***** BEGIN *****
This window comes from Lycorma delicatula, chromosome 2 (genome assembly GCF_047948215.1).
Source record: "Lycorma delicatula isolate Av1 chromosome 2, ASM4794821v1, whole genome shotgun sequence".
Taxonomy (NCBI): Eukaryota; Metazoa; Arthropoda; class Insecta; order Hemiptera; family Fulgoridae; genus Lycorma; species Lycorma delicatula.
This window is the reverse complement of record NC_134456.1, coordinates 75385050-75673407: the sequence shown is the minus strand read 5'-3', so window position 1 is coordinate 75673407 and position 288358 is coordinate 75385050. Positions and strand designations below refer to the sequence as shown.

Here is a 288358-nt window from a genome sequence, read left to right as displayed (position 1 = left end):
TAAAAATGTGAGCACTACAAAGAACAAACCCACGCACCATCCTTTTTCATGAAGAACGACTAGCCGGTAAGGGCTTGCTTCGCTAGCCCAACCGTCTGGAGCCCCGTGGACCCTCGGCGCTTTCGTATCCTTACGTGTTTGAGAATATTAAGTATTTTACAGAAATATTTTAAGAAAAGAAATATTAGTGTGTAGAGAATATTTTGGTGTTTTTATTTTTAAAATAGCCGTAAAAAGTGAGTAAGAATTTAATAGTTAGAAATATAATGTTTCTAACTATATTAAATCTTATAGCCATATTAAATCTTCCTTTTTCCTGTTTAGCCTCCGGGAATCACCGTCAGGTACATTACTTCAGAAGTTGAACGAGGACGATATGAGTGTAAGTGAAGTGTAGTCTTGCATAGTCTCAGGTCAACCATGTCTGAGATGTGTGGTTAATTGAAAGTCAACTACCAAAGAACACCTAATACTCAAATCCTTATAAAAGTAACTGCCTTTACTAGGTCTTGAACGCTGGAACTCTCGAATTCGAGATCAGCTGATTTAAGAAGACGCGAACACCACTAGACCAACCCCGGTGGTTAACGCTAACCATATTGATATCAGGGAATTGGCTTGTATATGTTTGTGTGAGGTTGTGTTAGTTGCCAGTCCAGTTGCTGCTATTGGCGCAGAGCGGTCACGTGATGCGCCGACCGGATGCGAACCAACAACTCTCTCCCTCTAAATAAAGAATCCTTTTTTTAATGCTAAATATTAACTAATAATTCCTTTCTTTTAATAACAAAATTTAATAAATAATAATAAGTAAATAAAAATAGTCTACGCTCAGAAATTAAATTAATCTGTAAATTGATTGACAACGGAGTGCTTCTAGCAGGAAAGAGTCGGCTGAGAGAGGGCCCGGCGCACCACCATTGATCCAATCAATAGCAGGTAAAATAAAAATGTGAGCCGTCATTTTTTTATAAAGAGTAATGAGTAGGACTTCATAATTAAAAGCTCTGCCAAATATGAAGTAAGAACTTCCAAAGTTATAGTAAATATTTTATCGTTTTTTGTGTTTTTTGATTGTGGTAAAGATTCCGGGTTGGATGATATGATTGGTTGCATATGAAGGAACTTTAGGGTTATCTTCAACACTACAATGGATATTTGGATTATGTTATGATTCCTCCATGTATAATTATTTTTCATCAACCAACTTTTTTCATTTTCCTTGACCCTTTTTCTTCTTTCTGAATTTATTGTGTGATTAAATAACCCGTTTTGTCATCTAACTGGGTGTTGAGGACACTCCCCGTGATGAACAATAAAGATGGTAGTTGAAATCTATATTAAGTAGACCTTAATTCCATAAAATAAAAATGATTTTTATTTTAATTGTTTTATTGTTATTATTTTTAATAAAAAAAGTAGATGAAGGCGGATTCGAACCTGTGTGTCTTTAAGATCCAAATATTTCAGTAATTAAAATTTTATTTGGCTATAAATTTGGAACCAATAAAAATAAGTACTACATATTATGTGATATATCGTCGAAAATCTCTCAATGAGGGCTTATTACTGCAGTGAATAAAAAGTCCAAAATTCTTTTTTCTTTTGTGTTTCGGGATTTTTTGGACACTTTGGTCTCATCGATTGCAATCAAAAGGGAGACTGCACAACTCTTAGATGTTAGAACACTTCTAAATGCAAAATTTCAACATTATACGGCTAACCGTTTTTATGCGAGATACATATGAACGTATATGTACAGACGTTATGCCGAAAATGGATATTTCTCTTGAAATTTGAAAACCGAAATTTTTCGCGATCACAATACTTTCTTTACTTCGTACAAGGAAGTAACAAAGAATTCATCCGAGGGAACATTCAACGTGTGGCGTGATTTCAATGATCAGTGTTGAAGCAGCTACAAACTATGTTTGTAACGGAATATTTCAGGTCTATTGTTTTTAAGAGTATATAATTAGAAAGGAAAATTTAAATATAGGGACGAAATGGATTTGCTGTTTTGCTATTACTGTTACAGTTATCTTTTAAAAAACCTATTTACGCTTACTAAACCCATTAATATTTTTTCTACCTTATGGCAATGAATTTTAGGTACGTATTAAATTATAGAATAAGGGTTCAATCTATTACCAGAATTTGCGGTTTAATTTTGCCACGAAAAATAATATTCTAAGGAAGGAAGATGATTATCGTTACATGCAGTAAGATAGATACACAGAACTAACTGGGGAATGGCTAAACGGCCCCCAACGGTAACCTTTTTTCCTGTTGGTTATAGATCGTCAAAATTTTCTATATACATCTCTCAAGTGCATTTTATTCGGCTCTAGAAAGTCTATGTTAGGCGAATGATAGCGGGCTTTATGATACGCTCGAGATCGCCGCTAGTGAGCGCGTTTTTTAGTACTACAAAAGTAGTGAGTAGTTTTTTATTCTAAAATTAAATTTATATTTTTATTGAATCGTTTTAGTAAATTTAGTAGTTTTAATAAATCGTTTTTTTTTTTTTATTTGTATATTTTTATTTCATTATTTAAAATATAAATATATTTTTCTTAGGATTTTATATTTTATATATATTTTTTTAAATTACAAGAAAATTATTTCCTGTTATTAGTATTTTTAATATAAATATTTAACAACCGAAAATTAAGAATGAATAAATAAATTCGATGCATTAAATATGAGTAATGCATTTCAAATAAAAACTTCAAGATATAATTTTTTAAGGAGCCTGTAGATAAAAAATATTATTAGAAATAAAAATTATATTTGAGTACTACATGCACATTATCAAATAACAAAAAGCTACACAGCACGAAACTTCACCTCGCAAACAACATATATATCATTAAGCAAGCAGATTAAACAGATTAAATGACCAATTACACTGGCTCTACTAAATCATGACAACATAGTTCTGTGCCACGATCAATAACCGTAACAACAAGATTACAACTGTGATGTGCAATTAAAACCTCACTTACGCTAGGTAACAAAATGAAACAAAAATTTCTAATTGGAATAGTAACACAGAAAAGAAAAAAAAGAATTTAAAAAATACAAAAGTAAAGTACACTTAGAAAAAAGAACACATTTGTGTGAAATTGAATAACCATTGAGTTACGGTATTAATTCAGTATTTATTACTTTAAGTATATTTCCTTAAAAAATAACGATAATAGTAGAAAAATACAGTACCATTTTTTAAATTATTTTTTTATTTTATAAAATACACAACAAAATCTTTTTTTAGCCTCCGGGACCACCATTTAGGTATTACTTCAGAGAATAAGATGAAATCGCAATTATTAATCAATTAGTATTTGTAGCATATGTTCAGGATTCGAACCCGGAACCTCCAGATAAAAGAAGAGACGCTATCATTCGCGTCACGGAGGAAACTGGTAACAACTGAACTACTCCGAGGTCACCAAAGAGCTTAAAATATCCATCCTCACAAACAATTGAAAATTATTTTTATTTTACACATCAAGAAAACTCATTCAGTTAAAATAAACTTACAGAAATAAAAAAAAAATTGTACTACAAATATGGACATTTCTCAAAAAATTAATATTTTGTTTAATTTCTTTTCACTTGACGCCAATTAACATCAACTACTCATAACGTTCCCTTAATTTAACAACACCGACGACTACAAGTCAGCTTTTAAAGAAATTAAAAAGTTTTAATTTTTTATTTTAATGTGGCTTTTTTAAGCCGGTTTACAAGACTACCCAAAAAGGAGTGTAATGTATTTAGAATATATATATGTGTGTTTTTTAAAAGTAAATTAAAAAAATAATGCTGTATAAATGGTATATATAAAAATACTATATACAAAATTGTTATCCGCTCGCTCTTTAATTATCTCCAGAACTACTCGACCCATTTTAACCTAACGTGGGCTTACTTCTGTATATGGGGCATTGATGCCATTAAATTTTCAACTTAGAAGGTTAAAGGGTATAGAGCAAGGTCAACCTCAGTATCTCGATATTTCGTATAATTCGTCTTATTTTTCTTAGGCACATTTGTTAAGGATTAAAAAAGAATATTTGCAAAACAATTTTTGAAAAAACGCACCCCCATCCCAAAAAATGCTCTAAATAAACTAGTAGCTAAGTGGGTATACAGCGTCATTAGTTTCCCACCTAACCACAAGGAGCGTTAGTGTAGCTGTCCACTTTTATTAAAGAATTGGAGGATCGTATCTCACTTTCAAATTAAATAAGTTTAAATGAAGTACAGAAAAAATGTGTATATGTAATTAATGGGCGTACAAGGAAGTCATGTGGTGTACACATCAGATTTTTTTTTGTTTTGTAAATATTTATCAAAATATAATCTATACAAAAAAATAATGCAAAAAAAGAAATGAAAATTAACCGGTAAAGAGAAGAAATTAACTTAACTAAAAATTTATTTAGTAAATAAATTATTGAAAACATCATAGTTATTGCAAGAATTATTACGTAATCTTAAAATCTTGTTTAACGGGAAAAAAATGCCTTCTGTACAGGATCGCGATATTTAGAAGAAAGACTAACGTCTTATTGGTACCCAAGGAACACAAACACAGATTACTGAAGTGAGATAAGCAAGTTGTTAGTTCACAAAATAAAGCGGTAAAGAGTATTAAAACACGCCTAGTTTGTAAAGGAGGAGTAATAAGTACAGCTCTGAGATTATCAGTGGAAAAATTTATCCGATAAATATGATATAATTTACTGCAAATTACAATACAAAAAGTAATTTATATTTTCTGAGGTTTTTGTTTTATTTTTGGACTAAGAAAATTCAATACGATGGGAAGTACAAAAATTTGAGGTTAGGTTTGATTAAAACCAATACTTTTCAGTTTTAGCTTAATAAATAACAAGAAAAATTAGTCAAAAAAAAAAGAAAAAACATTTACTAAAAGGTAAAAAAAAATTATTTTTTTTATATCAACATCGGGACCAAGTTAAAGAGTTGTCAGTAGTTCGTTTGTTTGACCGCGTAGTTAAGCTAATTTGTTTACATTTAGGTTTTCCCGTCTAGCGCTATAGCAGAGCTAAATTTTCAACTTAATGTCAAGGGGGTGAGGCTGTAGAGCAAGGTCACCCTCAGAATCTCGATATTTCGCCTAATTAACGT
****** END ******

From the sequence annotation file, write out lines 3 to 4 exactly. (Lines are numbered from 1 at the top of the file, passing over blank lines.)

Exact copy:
Taxonomy (NCBI): Eukaryota; Metazoa; Arthropoda; class Insecta; order Hemiptera; family Fulgoridae; genus Lycorma; species Lycorma delicatula.
This window is the reverse complement of record NC_134456.1, coordinates 75385050-75673407: the sequence shown is the minus strand read 5'-3', so window position 1 is coordinate 75673407 and position 288358 is coordinate 75385050. Positions and strand designations below refer to the sequence as shown.